Active Child is preaching from the choir

Urban hymns
By LUKE O'NEIL  |  May 8, 2012

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SWEEPING SOUNDS Pat Grossi's Active Child project takes elements of choir music and runs them
through electronic music filters. 

Since the invention of music, dudes have been harnessing their natural singing talents for one specific purpose: to pick up babes. That sort of thing was frowned upon throughout much of history, however, so they had to disguise their motives by singing for one very special chick in the sky; a chick named God. Now, of course, we can just beam digital signals into space to shorten the lag time, but there was a time when we gathered together in collective voice to sing loudly and clearly enough that it might reverberate throughout the heavens.

That's the glorious tradition that Pat Grossi, a/k/a Active Child, draws upon in his music, a mix of choral vocal arrangements and glitchy beat-making (with vaguely '80s stylistic touches) that somehow lands squarely in the sweet spot of the indie/laptop-fi/James Blake-wave romanticism that's gently lulling the kids into a state of bliss these days.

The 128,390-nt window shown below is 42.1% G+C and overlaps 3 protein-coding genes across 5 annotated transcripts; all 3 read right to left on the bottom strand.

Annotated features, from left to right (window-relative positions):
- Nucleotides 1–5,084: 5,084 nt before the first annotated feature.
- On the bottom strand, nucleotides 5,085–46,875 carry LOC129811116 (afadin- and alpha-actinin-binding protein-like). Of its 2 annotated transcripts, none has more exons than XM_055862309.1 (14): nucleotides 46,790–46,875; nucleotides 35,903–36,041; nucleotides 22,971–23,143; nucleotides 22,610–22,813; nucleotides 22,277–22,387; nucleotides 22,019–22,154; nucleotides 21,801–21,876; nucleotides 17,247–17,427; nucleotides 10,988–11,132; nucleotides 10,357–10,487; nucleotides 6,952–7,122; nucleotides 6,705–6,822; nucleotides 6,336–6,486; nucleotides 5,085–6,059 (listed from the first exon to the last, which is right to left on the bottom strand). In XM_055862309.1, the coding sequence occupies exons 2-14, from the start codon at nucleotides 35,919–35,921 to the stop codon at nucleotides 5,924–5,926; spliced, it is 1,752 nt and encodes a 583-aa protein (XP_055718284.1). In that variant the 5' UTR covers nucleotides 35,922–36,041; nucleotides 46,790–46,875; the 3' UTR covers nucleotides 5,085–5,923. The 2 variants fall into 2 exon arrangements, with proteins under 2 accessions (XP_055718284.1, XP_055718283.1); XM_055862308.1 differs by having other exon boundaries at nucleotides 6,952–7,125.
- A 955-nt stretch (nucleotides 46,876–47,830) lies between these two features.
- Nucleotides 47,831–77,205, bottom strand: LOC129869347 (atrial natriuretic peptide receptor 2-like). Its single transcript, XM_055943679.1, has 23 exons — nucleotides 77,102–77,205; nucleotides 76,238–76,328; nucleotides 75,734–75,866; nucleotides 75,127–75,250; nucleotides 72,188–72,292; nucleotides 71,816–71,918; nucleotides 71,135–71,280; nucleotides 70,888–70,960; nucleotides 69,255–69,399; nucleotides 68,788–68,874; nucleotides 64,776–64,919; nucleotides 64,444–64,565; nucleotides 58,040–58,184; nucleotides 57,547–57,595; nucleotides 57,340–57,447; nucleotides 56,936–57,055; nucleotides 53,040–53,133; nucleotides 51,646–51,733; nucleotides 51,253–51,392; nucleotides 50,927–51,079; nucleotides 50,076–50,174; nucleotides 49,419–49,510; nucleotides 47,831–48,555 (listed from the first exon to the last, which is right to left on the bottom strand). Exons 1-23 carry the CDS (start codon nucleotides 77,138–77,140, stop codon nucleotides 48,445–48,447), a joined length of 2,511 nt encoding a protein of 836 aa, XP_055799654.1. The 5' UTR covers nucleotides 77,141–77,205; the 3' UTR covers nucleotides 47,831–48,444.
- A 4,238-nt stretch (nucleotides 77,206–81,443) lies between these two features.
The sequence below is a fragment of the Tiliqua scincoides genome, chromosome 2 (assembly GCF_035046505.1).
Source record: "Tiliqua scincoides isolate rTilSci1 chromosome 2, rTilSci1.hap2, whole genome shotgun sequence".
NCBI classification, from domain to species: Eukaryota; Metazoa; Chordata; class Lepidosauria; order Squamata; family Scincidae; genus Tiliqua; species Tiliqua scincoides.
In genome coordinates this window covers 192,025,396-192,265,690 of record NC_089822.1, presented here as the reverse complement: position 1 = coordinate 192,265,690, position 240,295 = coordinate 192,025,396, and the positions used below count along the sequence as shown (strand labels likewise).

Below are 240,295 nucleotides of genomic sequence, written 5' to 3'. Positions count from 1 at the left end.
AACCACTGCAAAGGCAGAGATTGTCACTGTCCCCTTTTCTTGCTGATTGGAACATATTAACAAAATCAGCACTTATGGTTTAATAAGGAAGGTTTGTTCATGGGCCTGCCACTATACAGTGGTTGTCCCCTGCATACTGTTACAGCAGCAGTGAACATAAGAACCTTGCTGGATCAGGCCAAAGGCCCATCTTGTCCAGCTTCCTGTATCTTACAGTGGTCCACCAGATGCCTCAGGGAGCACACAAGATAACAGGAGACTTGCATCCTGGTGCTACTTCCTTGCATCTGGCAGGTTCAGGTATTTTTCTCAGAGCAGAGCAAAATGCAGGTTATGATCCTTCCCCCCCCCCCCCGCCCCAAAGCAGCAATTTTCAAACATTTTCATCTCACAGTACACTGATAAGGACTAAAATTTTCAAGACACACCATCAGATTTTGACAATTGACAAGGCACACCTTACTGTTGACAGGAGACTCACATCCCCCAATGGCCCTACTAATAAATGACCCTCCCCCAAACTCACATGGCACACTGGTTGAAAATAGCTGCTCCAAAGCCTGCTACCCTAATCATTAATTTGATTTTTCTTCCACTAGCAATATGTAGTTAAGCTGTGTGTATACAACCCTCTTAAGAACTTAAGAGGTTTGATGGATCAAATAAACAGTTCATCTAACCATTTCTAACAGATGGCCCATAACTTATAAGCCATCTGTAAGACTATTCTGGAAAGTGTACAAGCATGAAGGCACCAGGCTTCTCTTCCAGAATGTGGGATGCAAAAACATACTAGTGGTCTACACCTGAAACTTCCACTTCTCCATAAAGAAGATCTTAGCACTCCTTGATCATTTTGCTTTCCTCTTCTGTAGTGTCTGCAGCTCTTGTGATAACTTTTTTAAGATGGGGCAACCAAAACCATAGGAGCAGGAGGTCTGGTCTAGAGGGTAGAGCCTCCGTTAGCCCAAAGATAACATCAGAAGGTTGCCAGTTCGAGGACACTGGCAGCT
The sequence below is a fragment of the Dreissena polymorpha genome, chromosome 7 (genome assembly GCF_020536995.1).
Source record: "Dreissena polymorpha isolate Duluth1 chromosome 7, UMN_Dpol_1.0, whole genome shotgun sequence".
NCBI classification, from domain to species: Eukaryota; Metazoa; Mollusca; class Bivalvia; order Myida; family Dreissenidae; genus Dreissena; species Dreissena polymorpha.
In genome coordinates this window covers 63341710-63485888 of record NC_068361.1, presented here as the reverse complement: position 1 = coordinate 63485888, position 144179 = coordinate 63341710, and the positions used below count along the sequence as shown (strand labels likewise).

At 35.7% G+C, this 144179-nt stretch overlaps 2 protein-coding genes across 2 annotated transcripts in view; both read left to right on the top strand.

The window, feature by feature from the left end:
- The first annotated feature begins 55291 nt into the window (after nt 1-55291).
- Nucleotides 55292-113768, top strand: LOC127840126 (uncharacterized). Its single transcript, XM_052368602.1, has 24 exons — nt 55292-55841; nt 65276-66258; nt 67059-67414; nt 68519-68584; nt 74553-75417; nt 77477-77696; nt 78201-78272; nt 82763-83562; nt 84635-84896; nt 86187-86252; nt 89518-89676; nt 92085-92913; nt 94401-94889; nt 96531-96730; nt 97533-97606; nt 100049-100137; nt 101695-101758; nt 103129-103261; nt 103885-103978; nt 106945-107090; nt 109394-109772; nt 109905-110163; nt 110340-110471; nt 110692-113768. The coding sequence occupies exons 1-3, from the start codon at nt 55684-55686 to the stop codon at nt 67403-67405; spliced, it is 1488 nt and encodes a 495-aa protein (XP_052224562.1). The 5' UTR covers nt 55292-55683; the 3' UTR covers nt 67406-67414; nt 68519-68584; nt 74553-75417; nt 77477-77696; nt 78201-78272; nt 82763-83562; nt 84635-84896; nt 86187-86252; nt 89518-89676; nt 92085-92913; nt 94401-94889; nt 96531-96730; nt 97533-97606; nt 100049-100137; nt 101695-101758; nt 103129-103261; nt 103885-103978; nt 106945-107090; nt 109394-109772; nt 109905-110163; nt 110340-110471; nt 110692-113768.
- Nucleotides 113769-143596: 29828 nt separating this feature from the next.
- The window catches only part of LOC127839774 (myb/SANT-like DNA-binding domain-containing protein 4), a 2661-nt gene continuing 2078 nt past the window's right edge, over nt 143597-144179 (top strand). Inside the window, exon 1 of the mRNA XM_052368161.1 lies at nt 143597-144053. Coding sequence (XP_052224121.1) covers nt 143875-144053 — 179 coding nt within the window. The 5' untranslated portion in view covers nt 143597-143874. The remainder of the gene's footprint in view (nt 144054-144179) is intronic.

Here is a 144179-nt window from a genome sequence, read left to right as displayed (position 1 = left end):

Grossi isn't a religious person by any stretch, he says, but the style of music he sang in his school choir in New Jersey, then later in a larger city choir in Philadelphia, spoke to him instantly. "That's where music really started for me," he says. That and rock and roll.

"I was like any other kid; I loved anything that was on the radio, anything that my dad was into — he introduced me to the old bands he loved: the Beatles, Stones, Zeppelin. I wasn't going home and listening to choir music, but at the same time I was definitely excited about the music I was being introduced to in choir. It was cool and interesting."

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It still is, at least in Grossi's hands. Songs like "I'm in Your Church at Night" from the 2010 Curtis Lane EP, or his most recent full-length, You Are All I See [Vagrant], crest and burst with the grandeur of his blessed falsetto. There are moments of stunning clarity and beauty throughout, as his ethereal exhalations levitate over the fray of lilting harp melodies and minimal beats. It's the intersection of these incongruous styles that makes it stand out. "I managed to work it into a combination of sounds where it can work and still be interesting and cool. I think if it was straight-up choir music I wouldn't be doing this interview. But I've grafted elements of electronic music, synths, heavy drum machines, into something that complements the vocals."

It's a confluence of instrumentation that will be familiar to fans of the recent M83-like retro-drum machine and epic, sweeping gestures of sound (Active Child supported them on their last date at the House of Blues), but in this context it also adds up to a strangely R&B-like result. There are sultry come-ons and sexy funk grooves; think the Weeknd-style crooning with a lot more harp pushed up in the mix.

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